- Medical Program
50-75 mg per dayDoctors prescribe the drug for up to 12 months at a time
Get approved by a doctor, then apply to the state medical marijuana program. Receive your MMJ card and start shopping for your medical cannabis from a licensed dispensary.
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Although medical cannabis is legal in Alabama, the state’s cannabis board cannot register patients at this time. Alabama’s medical program is expected to launch in late 2023. Recreational marijuana use is illegal according to state law.
In 2014, Alabama passed its first piece of cannabis legislation when SB 174 was signed into law. Commonly known as Carly’s Law, SB 174 permitted doctors at the University of Alabama, Birmingham, to administer CBD oil (with less than 0.3% THC) to children with severe epileptic conditions. Two years later, the state enacted HB 61, or Leni’s Law, which decriminalized CBD produced outside of Alabama and authorized the use of CBD oil to treat chronic or debilitating conditions.
Alabama’s medical cannabis program was expanded further with the passage of SB 46 by Governor Kay Ivey in 2021. Also known as the Darren Wesley ‘Ato’ Hall Compassion Act, this bill stipulated 16 qualifying conditions for medical cannabis treatment and established the Alabama Medical Cannabis Commission (AMCC) to administer the rules and regulations of the state’s medical marijuana program. Although this groundbreaking legislation has been made into law, Alabama’s medical marijuana program is in the development phase and is not expected to be fully operational until late 2023 or early 2024.
While medical cannabis legislation continues to evolve, the recreational use of cannabis remains illegal in Alabama.
The development of the state’s medical marijuana program has been gradual, with sales expected to begin in late 2023. To date, the Alabama legislature has approved specific medical cannabis laws that prospective patients should be aware of.
With a recommendation from a certified physician, adults 19 and older can apply for a medical cannabis card. Qualified residents will be allowed to possess 50-75 mg of medical cannabis per day from a licensed medical marijuana dispensary. Patients will be limited to 50 mg of cannabis per day for the first 90 days; a certified doctor may approve a maximum daily limit of 75 mg thereafter.
Additionally, there will be no dosage limit for those who are terminally ill. Patients under 19 must designate a parent or guardian over 21 to purchase and administer medical marijuana on their behalf. A caregiver may not consume marijuana unless they are a registered medical cannabis patient as well.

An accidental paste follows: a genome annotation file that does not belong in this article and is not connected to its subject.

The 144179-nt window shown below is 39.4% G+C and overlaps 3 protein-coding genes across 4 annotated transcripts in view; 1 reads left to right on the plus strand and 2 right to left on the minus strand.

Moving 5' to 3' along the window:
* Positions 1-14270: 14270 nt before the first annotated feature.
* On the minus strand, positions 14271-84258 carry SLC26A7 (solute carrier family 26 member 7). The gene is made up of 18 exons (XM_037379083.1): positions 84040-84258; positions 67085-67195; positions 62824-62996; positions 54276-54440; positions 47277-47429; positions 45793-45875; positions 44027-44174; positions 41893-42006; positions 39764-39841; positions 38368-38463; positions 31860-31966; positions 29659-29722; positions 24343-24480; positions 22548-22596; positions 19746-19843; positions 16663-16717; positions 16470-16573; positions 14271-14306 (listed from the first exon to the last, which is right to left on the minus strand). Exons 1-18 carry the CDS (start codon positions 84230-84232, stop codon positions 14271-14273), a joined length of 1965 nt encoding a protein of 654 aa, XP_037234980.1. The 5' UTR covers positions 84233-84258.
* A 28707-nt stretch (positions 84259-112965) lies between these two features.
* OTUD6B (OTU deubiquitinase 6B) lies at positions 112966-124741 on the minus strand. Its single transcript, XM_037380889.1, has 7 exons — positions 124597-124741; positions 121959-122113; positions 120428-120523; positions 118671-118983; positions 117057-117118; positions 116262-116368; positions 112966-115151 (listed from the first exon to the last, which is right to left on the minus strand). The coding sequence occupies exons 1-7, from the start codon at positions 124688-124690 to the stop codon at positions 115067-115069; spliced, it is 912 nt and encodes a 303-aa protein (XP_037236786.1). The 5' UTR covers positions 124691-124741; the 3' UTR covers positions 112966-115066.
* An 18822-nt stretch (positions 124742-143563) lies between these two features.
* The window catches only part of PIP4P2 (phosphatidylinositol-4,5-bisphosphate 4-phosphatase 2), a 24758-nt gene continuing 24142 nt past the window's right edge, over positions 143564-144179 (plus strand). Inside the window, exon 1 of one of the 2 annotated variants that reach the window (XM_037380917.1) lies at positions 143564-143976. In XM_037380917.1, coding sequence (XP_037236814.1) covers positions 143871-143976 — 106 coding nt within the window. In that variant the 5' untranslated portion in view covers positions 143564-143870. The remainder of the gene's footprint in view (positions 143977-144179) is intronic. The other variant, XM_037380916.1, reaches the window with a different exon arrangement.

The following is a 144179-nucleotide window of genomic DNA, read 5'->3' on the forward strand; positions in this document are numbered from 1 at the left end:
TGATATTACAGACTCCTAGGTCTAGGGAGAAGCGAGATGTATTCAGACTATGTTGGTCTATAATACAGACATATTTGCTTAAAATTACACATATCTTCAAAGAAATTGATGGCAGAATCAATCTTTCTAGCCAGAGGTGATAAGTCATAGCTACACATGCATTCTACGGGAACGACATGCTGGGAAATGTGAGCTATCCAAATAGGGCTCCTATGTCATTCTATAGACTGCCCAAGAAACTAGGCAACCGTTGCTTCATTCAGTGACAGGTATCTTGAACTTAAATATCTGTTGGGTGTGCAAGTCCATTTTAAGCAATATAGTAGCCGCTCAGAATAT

Alabama will permit the use of the following medical marijuana products:
Dried flower, vape or smokeable products, and marijuana-infused foods/edibles will remain illegal. Home cultivation of marijuana is also prohibited in Alabama.
The proposed retail sales tax rate on medical marijuana purchases is set at 9%. Patients will also be charged a medical excise tax of 9% on all cannabis products. Alabama plans to allocate this tax revenue to a general fund as well as medical cannabis research.
As for recreational cannabis use, despite recent legislative efforts, recreational marijuana possession and marijuana use remains illegal in Alabama. Penalties for violating current cannabis laws range from a misdemeanor to a felony, with fines starting at $6,000 and jail time of up to 99 years. Conversely, the state places no restrictions on the adult use and possession of hemp-derived products such as CBD oil, delta-8, and delta-10.
Once Alabama launches its medical marijuana program, qualified cardholders will be expected to follow the guidelines and regulations put forth by the state. Listed below are key elements regarding medical cannabis use in Alabama.
The following is a list of qualifying conditions for medical marijuana certification in Alabama:
While Leafwell is currently unavailable in Alabama, our medical marijuana services are coming soon! Join our waitlist to be the first to know when we go live.
Although Alabama does not currently have medical marijuana reciprocity, Alabama MMJ cards may one day be recognized in the following states that do:
States marked with * require visitors to complete a visiting patient application for the duration of their stay.
States marked with ^ have adult use programs but do not accept out-of-state cards.
Alabama employers will not be prohibited from refusing to hire applicants or taking adverse actions against employees who test positive for cannabis, including those with a valid medical marijuana card.
No, you cannot grow cannabis in Alabama. It is illegal for individuals to cultivate cannabis in Alabama, regardless of whether they are medical marijuana patients or not.
Although the medical use of marijuana has been legalized, Alabama’s medical cannabis program isn’t expected to launch until late 2023. In addition, hemp-derived cannabinoids such as delta-8, delta-10, and CBD are also legal for personal use. Recreational marijuana use, however, is prohibited. As Alabama’s marijuana legislation begins to take shape, frequently check in with the AMCC to learn when you can register for the new medical cannabis program.